Montpéllier – 20th December 1848
To Mr B R
I make some remarks as they present themselves. There are other interpretations which, while not being yours, do not encounter the difficulties which you suppose.
In the first place, I do not doubt that the Assyrian, or at least a power which is not the Antichrist, is the desolator (Dan 9: 27). I think that it is the “king of the north”, but this does not imply your explanation of this verse, even though it will be the Antichrist who confirms
the covenant. But there is quite simply: “because of the protection of abominations, a desolator”, that is to say, “there will be a desolator”. The Antichrist having led them into idolatry, the desolator will be released against them (cf Isa 28: 14-18).
In the second place, I do not at all assert on Hebrew grammar, but regularly speaking, [chapter] 11: 31 would be: “the armies or forces will stand, will rise up from him, and they will profane … and they will remove, etc”. I would not know that there is an example where the verb accords regularly with the masculine plural already expressed, for which ‘one’ could be substituted.
Then you have confounded the idea of the one who re-establishes the sacrifice with the one who is the object of it, or rather to whom it is presented, the function which he attaches to it.
You ask who removes the continual sacrifice (Dan 8: 11). One has to look to Keri which gives: “it was removed”. The passage says nothing more or less. It must still be previous letters relate these notebooks to notes for the Lausanne translation project ‘let it have effect’
Keri signifies the marginal note of the Massorites, indicating their idea of how the text should be read. All the oldest and best manuscripts of the Hebrew Bible contain on every page, beside the Text lines of smaller writing, distributed between the upper and lower margins. The word Massorah is from the root masar, to eliver remembered that, in Daniel, Israel is always considered as the people of God , a very important remark for understanding the book which goes to the root of some of your reasonings. God speaks in grace and Jerusalem is treated as Daniel’s holy city. For it seems to me that one will not manage to see in the Prince of princes the prince of the army.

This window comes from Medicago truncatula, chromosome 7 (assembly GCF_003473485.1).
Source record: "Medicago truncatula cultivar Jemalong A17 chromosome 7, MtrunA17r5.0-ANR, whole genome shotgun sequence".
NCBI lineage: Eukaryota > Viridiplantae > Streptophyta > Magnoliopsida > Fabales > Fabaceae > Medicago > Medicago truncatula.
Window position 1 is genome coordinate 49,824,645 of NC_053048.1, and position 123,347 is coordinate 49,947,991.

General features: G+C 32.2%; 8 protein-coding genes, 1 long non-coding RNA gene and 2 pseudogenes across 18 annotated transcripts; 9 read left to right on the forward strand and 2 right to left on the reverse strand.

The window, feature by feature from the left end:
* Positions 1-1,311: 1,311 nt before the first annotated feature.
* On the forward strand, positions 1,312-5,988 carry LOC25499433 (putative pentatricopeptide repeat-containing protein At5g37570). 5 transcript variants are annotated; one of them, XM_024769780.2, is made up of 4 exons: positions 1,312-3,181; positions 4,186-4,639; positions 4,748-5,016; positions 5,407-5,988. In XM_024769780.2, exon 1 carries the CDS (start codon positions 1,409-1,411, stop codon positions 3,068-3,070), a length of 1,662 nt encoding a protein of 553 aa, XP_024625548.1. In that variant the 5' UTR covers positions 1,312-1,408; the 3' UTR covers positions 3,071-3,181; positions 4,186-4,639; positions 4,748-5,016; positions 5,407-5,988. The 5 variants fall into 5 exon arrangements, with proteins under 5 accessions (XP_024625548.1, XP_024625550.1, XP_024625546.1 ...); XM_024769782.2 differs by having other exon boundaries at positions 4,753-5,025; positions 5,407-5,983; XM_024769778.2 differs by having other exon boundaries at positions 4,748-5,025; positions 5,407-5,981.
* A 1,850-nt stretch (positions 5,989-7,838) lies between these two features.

Remember also that this is in the hands of the little horn of chapter 7, that the seasons and Jewish ordinances are given up (chap 7: 25). It is that one who changes them, who blasphemes and exalts himself. As to “cast down the truth to the ground” (chap 8: 12), I really think that it is horn of chapter 8, that is not the Antichrist but the Assyrian or the king of the North. As head of the army, Christ is not seen as accomplishing Hebrews 9 and 10, but as Head of the Jews in the last day. In this character, it is to Him that the sacrifices belong, as – as a matter of privilege – they belong to the Jews. Many of the Psalms speak of the sacrifices of righteousness; these are not the same as the sacrifices for sin; the “Thamid” was a burnt offering; without this the Jews had no altar, no public relationship with God.